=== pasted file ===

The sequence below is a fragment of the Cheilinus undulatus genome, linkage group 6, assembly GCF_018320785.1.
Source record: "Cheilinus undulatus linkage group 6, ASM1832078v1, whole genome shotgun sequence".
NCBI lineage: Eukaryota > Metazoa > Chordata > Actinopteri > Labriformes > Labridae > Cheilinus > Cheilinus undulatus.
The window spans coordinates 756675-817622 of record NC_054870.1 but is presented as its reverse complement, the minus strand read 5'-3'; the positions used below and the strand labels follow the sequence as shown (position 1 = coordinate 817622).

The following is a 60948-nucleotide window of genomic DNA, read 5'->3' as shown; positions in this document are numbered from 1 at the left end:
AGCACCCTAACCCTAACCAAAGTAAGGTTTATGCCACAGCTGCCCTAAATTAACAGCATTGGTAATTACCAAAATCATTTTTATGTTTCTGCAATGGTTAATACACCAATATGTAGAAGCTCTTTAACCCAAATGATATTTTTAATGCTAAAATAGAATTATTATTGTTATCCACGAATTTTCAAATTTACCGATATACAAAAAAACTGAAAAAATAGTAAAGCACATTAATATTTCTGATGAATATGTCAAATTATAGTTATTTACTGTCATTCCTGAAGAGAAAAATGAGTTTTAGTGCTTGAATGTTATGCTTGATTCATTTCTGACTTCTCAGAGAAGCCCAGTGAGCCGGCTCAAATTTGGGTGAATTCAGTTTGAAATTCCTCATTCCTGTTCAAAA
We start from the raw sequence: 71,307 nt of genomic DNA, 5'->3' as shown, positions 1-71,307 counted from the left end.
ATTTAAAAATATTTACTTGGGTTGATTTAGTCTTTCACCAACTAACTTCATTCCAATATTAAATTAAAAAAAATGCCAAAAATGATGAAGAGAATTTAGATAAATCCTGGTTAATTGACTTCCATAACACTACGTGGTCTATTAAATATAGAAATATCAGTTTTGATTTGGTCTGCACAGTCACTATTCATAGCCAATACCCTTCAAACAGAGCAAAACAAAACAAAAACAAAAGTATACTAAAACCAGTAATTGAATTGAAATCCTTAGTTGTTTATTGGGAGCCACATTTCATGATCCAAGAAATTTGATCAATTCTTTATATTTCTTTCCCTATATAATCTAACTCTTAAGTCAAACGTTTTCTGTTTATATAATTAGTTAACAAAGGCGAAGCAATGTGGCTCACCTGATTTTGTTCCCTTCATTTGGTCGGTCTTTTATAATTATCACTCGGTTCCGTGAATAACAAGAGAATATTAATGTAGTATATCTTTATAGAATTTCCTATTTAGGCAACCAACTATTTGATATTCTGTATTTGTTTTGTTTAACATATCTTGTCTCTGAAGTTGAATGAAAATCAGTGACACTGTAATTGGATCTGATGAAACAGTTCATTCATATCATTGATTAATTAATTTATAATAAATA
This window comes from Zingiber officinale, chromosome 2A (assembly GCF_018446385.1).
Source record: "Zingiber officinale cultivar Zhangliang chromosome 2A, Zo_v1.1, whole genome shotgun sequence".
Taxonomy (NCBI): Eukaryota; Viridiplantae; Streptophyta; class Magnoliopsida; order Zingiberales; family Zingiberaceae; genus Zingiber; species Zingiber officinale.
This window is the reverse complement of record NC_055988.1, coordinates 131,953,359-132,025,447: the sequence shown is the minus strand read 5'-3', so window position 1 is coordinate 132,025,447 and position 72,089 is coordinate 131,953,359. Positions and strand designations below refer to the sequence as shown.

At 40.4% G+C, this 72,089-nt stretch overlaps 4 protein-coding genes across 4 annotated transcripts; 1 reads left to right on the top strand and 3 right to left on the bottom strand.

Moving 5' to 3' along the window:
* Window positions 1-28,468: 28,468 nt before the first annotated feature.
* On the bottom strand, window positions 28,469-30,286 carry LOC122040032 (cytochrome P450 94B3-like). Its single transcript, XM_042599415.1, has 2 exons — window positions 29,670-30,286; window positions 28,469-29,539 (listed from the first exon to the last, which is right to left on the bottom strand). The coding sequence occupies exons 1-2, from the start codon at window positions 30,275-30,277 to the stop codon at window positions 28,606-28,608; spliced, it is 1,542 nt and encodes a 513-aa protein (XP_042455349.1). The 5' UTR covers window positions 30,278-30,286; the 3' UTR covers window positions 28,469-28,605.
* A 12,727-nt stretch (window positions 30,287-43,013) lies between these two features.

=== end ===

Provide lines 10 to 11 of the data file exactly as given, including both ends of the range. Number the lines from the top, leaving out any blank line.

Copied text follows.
Source record: "Zingiber officinale cultivar Zhangliang chromosome 2A, Zo_v1.1, whole genome shotgun sequence".
Taxonomy (NCBI): Eukaryota; Viridiplantae; Streptophyta; class Magnoliopsida; order Zingiberales; family Zingiberaceae; genus Zingiber; species Zingiber officinale.